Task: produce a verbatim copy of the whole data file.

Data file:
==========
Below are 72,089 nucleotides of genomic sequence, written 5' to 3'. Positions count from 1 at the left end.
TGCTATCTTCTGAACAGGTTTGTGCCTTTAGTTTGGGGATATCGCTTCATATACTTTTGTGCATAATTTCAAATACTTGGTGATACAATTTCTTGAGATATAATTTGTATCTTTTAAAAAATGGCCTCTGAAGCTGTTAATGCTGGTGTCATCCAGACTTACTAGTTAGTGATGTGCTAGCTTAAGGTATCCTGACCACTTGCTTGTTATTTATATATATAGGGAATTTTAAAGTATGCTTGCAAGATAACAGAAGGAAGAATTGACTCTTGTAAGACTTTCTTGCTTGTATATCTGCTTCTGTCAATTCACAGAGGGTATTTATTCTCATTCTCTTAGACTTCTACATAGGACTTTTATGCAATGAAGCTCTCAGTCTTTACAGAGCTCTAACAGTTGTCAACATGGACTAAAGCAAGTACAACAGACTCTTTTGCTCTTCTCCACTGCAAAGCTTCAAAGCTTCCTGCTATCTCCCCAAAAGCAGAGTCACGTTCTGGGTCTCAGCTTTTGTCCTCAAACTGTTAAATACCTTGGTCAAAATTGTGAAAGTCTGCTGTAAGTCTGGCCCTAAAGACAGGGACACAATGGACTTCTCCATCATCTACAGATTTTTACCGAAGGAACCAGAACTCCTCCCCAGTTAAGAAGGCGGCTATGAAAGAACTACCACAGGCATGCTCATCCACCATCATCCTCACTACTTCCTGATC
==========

Below are 72,089 nucleotides of genomic sequence, written 5' to 3'. Positions count from 1 at the left end.
TGCTATCTTCTGAACAGGTTTGTGCCTTTAGTTTGGGGATATCGCTTCATATACTTTTGTGCATAATTTCAAATACTTGGTGATACAATTTCTTGAGATATAATTTGTATCTTTTAAAAAATGGCCTCTGAAGCTGTTAATGCTGGTGTCATCCAGACTTACTAGTTAGTGATGTGCTAGCTTAAGGTATCCTGACCACTTGCTTGTTATTTATATATATAGGGAATTTTAAAGTATGCTTGCAAGATAACAGAAGGAAGAATTGACTCTTGTAAGACTTTCTTGCTTGTATATCTGCTTCTGTCAATTCACAGAGGGTATTTATTCTCATTCTCTTAGACTTCTACATAGGACTTTTATGCAATGAAGCTCTCAGTCTTTACAGAGCTCTAACAGTTGTCAACATGGACTAAAGCAAGTACAACAGACTCTTTTGCTCTTCTCCACTGCAAAGCTTCAAAGCTTCCTGCTATCTCCCCAAAAGCAGAGTCACGTTCTGGGTCTCAGCTTTTGTCCTCAAACTGTTAAATACCTTGGTCAAAATTGTGAAAGTCTGCTGTAAGTCTGGCCCTAAAGACAGGGACACAATGGACTTCTCCATCATCTACAGATTTTTACCGAAGGAACCAGAACTCCTCCCCAGTTAAGAAGGCGGCTATGAAAGAACTACCACAGGCATGCTCATCCACCATCATCCTCACTACTTCCTGATC